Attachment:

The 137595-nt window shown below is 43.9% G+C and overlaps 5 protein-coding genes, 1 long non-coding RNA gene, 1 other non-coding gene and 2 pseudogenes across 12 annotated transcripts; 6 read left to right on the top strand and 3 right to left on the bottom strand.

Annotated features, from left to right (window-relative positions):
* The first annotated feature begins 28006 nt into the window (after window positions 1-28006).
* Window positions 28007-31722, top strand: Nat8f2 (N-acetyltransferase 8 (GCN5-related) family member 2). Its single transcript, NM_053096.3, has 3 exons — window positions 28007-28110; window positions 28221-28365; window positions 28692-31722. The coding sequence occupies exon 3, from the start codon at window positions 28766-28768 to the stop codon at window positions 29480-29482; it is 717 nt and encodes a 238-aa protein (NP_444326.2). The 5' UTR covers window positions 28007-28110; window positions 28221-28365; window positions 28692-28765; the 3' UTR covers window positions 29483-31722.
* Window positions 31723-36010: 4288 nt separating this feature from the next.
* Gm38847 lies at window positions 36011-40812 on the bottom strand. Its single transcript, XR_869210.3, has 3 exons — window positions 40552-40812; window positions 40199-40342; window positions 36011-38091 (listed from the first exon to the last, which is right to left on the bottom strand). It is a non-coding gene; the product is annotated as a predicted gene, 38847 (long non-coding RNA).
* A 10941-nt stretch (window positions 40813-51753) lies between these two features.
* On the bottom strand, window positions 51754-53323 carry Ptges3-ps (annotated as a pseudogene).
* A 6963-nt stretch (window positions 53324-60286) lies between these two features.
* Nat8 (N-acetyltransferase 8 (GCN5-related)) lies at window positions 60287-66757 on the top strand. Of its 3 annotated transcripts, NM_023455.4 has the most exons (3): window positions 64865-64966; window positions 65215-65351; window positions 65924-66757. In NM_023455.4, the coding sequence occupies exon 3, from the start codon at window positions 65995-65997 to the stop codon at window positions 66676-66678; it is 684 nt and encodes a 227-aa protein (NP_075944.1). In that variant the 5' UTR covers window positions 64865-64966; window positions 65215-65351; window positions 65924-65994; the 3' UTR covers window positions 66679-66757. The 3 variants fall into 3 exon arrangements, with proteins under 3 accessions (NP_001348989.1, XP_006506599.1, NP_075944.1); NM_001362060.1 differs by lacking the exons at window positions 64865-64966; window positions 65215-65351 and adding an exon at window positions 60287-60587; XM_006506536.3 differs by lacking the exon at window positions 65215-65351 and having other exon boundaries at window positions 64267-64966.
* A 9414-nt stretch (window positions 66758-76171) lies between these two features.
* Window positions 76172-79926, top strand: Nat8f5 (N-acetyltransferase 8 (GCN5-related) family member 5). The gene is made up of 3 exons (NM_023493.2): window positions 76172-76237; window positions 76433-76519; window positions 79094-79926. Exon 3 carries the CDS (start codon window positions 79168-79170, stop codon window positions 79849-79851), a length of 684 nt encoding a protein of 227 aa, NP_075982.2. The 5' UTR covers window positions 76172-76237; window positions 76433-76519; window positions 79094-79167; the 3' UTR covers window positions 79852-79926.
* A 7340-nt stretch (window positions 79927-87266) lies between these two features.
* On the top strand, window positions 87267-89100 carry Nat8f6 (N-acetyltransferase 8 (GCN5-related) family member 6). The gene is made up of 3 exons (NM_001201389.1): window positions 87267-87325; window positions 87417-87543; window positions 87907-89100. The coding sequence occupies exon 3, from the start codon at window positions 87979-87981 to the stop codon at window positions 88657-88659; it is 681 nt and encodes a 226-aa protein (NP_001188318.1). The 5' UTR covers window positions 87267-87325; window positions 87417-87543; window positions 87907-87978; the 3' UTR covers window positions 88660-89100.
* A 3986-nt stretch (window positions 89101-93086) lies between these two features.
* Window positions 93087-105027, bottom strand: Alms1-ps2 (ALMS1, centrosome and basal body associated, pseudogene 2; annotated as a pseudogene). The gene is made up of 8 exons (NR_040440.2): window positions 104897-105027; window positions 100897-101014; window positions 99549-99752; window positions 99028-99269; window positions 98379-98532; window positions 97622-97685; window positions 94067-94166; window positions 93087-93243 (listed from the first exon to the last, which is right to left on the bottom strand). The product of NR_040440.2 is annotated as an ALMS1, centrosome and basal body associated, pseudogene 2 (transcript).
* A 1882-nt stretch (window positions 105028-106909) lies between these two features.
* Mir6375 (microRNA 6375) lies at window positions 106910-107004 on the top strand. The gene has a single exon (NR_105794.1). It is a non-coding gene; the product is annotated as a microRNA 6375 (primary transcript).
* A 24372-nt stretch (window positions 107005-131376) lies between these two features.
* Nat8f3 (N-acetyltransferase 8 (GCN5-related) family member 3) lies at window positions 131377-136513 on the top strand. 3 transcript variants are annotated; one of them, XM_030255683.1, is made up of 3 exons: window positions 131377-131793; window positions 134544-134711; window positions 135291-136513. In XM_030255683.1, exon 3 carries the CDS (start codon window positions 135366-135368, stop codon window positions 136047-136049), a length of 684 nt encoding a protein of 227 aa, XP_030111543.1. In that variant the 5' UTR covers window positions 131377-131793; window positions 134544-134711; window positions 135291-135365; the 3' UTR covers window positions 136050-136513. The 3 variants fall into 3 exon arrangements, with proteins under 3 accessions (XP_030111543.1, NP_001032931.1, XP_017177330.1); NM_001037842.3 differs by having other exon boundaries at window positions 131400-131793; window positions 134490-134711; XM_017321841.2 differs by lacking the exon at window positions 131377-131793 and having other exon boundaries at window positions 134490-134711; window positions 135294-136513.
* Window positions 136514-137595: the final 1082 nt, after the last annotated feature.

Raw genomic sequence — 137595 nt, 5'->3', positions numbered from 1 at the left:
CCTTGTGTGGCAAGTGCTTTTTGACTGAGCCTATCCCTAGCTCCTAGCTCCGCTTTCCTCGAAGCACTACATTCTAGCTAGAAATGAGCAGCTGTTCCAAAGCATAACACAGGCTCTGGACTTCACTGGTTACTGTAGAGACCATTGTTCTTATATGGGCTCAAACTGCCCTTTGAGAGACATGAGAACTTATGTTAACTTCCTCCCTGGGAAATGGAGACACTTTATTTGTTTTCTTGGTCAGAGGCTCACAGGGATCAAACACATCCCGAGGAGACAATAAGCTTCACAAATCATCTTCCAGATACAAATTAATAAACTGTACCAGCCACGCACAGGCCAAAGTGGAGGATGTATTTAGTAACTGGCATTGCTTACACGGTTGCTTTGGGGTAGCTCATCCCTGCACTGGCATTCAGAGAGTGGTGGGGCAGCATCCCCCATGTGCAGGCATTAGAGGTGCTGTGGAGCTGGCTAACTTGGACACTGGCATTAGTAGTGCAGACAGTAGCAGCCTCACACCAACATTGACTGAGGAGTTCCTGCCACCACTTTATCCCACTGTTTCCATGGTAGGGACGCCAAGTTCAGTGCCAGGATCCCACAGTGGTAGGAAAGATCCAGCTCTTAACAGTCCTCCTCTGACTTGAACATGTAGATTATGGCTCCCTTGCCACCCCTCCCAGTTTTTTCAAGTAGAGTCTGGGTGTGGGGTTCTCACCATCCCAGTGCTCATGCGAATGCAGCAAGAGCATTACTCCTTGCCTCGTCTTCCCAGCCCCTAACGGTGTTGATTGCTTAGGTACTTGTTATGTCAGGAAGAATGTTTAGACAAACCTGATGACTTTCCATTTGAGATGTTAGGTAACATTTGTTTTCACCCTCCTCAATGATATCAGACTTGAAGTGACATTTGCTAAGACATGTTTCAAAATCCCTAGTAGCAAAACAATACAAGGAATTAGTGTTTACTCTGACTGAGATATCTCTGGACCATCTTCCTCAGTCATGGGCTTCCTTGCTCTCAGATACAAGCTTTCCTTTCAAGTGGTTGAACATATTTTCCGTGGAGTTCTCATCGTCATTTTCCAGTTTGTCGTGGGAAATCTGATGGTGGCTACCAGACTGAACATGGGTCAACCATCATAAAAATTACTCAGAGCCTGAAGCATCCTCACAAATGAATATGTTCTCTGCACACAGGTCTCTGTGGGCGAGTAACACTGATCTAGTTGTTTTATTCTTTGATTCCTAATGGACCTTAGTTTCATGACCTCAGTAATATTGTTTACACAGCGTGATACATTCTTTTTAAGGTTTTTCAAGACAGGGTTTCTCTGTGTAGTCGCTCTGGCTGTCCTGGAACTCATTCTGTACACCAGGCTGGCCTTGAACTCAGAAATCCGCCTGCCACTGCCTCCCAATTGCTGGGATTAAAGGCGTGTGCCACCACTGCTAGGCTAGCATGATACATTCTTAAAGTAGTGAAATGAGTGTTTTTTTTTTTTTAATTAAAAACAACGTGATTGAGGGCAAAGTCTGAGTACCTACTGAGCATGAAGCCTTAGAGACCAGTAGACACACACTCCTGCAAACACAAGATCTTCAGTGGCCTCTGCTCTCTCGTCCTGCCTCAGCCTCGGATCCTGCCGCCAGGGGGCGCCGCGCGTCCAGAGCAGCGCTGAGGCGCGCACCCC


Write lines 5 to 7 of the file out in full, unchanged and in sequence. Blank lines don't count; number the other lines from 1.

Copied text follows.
* Window positions 31723-36010: 4288 nt separating this feature from the next.
* Gm38847 lies at window positions 36011-40812 on the bottom strand. Its single transcript, XR_869210.3, has 3 exons — window positions 40552-40812; window positions 40199-40342; window positions 36011-38091 (listed from the first exon to the last, which is right to left on the bottom strand). It is a non-coding gene; the product is annotated as a predicted gene, 38847 (long non-coding RNA).
* A 10941-nt stretch (window positions 40813-51753) lies between these two features.